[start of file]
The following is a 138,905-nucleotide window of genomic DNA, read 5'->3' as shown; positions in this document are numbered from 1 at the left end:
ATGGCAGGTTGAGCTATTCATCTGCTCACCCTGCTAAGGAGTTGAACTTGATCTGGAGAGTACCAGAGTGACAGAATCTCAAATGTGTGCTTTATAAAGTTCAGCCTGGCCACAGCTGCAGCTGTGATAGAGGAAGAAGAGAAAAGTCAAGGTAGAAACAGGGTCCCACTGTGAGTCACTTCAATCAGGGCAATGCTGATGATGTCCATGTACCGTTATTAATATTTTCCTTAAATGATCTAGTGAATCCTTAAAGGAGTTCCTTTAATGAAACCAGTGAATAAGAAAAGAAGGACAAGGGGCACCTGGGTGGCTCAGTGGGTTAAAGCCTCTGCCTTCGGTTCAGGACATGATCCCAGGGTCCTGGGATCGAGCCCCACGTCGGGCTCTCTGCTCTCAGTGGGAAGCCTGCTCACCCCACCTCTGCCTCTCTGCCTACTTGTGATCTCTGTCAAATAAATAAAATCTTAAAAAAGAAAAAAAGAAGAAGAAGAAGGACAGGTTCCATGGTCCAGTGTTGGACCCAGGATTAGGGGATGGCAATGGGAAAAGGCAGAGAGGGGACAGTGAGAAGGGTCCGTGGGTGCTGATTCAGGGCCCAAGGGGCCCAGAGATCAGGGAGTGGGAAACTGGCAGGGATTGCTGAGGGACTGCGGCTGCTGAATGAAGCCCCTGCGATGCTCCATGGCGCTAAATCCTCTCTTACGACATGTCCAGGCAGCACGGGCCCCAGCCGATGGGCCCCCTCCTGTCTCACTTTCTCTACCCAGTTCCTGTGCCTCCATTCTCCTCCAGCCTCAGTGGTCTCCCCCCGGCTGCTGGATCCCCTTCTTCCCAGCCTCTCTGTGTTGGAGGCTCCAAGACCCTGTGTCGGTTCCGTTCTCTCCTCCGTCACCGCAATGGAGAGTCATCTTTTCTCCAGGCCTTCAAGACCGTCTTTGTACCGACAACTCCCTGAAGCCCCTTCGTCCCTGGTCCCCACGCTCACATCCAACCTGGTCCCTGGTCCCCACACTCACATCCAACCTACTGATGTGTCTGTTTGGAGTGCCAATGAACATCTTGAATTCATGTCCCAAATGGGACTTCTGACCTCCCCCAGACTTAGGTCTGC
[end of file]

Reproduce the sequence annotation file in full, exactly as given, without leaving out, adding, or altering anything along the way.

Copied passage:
The following is a 138,905-nucleotide window of genomic DNA, read 5'->3' as shown; positions in this document are numbered from 1 at the left end:
ATGGCAGGTTGAGCTATTCATCTGCTCACCCTGCTAAGGAGTTGAACTTGATCTGGAGAGTACCAGAGTGACAGAATCTCAAATGTGTGCTTTATAAAGTTCAGCCTGGCCACAGCTGCAGCTGTGATAGAGGAAGAAGAGAAAAGTCAAGGTAGAAACAGGGTCCCACTGTGAGTCACTTCAATCAGGGCAATGCTGATGATGTCCATGTACCGTTATTAATATTTTCCTTAAATGATCTAGTGAATCCTTAAAGGAGTTCCTTTAATGAAACCAGTGAATAAGAAAAGAAGGACAAGGGGCACCTGGGTGGCTCAGTGGGTTAAAGCCTCTGCCTTCGGTTCAGGACATGATCCCAGGGTCCTGGGATCGAGCCCCACGTCGGGCTCTCTGCTCTCAGTGGGAAGCCTGCTCACCCCACCTCTGCCTCTCTGCCTACTTGTGATCTCTGTCAAATAAATAAAATCTTAAAAAAGAAAAAAAGAAGAAGAAGAAGGACAGGTTCCATGGTCCAGTGTTGGACCCAGGATTAGGGGATGGCAATGGGAAAAGGCAGAGAGGGGACAGTGAGAAGGGTCCGTGGGTGCTGATTCAGGGCCCAAGGGGCCCAGAGATCAGGGAGTGGGAAACTGGCAGGGATTGCTGAGGGACTGCGGCTGCTGAATGAAGCCCCTGCGATGCTCCATGGCGCTAAATCCTCTCTTACGACATGTCCAGGCAGCACGGGCCCCAGCCGATGGGCCCCCTCCTGTCTCACTTTCTCTACCCAGTTCCTGTGCCTCCATTCTCCTCCAGCCTCAGTGGTCTCCCCCCGGCTGCTGGATCCCCTTCTTCCCAGCCTCTCTGTGTTGGAGGCTCCAAGACCCTGTGTCGGTTCCGTTCTCTCCTCCGTCACCGCAATGGAGAGTCATCTTTTCTCCAGGCCTTCAAGACCGTCTTTGTACCGACAACTCCCTGAAGCCCCTTCGTCCCTGGTCCCCACGCTCACATCCAACCTGGTCCCTGGTCCCCACACTCACATCCAACCTACTGATGTGTCTGTTTGGAGTGCCAATGAACATCTTGAATTCATGTCCCAAATGGGACTTCTGACCTCCCCCAGACTTAGGTCTGC